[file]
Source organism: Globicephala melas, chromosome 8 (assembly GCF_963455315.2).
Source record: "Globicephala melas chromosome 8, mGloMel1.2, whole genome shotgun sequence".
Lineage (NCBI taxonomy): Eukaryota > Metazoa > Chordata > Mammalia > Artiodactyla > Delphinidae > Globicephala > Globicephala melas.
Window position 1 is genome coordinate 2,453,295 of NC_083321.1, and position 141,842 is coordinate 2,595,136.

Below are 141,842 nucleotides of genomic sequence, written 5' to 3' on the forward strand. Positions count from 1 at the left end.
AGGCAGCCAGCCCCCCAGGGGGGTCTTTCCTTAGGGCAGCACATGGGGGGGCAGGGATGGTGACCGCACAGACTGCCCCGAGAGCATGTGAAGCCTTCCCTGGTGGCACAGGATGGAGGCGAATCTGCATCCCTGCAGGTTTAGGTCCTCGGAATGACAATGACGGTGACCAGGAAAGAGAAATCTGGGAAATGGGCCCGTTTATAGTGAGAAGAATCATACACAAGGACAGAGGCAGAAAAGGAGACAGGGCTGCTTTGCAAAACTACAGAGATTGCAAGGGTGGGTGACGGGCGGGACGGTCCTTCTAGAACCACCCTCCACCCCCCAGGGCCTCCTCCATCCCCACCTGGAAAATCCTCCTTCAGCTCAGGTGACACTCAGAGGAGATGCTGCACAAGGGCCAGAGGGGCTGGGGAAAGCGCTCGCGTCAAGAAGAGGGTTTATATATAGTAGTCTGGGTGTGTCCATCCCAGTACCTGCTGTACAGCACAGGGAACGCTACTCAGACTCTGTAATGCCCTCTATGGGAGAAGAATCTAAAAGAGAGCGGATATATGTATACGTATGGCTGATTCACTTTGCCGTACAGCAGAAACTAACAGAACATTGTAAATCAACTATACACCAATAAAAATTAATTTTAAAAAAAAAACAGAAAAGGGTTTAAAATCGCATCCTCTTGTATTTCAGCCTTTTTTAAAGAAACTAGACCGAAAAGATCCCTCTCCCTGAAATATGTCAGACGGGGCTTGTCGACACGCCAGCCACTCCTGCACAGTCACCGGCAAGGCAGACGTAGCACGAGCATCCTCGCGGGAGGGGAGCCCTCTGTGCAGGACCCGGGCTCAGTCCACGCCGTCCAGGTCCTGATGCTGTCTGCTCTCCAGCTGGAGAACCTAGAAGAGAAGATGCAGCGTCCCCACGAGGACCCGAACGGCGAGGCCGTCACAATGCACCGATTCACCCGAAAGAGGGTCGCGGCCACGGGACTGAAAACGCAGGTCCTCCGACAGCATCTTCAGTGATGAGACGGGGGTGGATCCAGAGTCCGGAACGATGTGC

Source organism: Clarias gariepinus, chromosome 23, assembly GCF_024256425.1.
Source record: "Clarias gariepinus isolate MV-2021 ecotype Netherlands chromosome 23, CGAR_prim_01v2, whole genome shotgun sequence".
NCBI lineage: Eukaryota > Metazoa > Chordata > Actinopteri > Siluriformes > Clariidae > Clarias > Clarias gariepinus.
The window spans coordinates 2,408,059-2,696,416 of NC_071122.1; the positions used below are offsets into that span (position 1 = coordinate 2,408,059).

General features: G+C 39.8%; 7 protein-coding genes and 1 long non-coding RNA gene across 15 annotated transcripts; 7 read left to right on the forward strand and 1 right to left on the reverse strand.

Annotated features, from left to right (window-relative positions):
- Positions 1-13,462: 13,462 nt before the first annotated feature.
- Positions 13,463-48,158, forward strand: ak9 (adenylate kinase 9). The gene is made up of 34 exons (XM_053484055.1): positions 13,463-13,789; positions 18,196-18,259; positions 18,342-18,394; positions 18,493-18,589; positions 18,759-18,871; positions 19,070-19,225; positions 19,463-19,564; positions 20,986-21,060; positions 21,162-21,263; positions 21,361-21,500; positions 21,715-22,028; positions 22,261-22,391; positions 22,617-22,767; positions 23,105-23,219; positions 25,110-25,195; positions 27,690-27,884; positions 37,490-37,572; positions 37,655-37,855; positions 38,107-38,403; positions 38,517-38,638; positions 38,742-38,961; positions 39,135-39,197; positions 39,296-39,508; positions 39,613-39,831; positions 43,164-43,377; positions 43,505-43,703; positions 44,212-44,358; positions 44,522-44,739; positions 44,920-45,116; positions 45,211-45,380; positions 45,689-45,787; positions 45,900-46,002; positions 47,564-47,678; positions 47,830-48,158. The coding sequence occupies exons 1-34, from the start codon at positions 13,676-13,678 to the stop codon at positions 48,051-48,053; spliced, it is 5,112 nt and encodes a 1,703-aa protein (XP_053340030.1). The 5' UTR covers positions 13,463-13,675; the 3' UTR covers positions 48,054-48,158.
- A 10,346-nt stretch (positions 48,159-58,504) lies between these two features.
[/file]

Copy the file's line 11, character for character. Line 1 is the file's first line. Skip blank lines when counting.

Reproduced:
General features: G+C 39.8%; 7 protein-coding genes and 1 long non-coding RNA gene across 15 annotated transcripts; 7 read left to right on the forward strand and 1 right to left on the reverse strand.